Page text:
Growing Verbena Bonariensis

Purple wisps in September make this Verbena a favourite.


Verbena Bonariensis


  • Common Name: Verbena
  • Genus: Verbena
  • Species: bonariensis
  • Exposure: Full sun / but also does well in partial sun
  • Hardiness: Half Hardy
  • Soil type: Well-drained/light, Moist
  • Height: 130-160cm
  • Spread: 45cm
  • Time to plant seeds: March to April or late summer.
  • Flowering period: August to October

Verbena Bonariensis has been enjoying a resurgence of interest as people increasingly become interested in the ‘priarie garden’. Verbena Bonariensis is ideal for this informal style of planting as it can shoot up offering small lilac flowers from June to September.

  • Verbena Bonariensis can grow up to 2 metres and its height offers extra interest, without casting too much shade on surrounding plants.
  • It does well in sunny, well drained soil. The soil doesn’t need to be rich and will even come through cracks in paving stones. It is susceptible to cold frosts; it is advised to wait until early spring before cutting back stems.
  • It will seed freely once established, it even can become a little dominating, but, if you are happy for a free flowing garden style it is ideal.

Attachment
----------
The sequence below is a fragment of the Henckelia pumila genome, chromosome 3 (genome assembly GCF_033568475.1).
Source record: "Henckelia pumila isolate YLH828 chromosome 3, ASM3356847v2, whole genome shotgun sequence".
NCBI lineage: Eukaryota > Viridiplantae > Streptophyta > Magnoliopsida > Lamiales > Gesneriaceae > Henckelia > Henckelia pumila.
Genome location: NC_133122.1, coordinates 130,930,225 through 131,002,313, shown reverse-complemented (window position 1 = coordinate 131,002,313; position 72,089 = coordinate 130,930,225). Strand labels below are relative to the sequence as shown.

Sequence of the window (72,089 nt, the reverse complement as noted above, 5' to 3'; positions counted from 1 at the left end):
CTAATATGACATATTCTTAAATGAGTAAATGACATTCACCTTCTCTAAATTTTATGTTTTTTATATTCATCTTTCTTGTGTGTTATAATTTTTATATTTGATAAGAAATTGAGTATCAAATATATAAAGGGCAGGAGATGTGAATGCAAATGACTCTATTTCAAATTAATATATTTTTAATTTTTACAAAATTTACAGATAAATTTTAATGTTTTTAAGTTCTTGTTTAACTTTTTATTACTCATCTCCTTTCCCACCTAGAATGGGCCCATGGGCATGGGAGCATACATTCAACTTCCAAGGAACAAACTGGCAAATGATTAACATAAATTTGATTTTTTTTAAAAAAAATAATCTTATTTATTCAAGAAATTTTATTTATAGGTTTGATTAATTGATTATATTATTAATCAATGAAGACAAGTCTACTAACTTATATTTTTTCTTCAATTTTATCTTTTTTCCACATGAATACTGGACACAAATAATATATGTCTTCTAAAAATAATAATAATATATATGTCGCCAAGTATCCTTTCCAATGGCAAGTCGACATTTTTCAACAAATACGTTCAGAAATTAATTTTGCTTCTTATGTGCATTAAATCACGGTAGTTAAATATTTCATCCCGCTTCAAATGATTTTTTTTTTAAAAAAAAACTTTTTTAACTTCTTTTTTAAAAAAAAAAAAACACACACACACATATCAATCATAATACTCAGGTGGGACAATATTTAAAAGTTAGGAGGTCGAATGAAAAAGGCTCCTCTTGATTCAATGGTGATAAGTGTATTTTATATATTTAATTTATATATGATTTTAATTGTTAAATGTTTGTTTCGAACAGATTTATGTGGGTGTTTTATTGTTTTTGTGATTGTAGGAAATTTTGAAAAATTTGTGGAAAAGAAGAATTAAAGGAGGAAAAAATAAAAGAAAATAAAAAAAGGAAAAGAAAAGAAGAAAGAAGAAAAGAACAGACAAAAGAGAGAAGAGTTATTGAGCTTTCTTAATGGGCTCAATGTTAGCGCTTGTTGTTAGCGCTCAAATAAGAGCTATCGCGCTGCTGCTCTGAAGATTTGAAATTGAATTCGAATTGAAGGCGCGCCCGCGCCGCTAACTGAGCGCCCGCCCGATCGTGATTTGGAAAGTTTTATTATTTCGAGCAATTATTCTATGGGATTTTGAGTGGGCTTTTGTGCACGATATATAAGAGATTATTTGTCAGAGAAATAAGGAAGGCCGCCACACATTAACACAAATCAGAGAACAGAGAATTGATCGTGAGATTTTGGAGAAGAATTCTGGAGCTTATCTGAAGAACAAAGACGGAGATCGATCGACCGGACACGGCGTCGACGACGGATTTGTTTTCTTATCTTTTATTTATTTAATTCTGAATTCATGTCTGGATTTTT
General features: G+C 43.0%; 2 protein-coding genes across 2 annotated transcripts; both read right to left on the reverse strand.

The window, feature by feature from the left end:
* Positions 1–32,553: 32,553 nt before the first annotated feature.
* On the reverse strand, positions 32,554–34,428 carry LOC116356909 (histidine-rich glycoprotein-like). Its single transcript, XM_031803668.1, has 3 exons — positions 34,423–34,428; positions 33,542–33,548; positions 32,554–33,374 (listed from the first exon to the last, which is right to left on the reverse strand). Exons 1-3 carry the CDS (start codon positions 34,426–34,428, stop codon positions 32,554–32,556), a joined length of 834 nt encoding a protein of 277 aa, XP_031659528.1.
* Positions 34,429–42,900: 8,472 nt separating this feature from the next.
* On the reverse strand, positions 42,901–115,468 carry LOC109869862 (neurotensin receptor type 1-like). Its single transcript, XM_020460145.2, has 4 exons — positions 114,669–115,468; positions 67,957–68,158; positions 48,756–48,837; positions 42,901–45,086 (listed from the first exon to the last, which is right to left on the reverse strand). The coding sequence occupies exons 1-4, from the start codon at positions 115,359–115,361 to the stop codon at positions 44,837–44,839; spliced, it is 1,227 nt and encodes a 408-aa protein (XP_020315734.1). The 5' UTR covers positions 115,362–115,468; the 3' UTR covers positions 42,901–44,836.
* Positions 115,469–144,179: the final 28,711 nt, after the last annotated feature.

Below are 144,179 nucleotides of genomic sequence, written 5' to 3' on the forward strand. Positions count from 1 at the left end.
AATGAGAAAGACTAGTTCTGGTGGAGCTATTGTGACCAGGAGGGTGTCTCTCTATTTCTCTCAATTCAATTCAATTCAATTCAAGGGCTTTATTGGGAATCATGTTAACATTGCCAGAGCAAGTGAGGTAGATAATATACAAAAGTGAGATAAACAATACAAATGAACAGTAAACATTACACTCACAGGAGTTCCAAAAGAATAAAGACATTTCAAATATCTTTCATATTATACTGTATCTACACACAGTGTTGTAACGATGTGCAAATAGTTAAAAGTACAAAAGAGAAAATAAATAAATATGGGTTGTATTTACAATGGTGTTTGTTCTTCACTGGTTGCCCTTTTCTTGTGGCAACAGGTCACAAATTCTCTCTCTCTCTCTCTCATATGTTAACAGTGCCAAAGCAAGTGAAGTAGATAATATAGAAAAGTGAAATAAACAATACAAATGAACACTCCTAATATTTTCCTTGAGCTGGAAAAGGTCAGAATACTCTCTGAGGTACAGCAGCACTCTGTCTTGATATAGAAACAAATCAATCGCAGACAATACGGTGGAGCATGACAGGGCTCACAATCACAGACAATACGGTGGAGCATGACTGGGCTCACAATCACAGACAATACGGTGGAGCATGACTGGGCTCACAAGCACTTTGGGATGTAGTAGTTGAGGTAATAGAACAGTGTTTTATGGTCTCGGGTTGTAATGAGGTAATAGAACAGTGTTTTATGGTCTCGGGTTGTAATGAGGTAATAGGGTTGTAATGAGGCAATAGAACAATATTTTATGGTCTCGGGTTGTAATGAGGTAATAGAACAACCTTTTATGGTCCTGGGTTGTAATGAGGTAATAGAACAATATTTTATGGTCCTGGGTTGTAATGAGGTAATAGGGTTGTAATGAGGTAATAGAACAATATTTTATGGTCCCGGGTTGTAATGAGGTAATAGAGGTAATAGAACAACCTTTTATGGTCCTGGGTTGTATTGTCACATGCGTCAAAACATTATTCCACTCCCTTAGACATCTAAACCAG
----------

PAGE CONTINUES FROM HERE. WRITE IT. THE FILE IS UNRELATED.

• I love the way Verbena bonariensis can grow up between different plants.


Repeat Season Flowering

After flowering, you can cut back to a few inches off ground level. This will then grow again. However, after one or two seasons, the plant becomes weaker. It is better to allow new plants to grow from self-seed.


You can sow in Autumn for mid summer flowering. It was also flower in first year, if you sow in early spring. It is a good early Autumn flower. The seed heads can be attractive even after first frosts.

I find it is very successful to sow in the ground. It seems nice and resistant to slugs and snails – which is  real boon for outdoor sowing.
Butterfly and flowers
Butterfly and flowers by Kew CC BY-NC-SA 2.0


Verbena Bonariensis is one of my favourite plants. This is actually poking up from some cracks in the patio; giving an impact of meadow planting. It like its informality, height and delicacy of flower. I think it is best when grown in random clumps.

Generally verbena bonariensis grows well from seed. Scatter some on the soil in late July / August and if lucky it will continue to self sow for many years.

Verbena bonariensis looks to be a special purple in the fading light of autumn. It is strange how flowers look different in different lights.

When laying out a garden for colour consider the position of the sun, in spring and autumn, which will dictate the colour temperature and saturation of the light.

This verbena is very attractive to butterflies

Anemone Japonica looks pink in the shade of the house. In full sun the colour is burnt out to a less attractive lighter shade of pink.

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Perfect Parsley

Parsley Tips

  • I have grown this parsley from spring sown seed. Germination can be a bit erratic as warm temperatures are needed.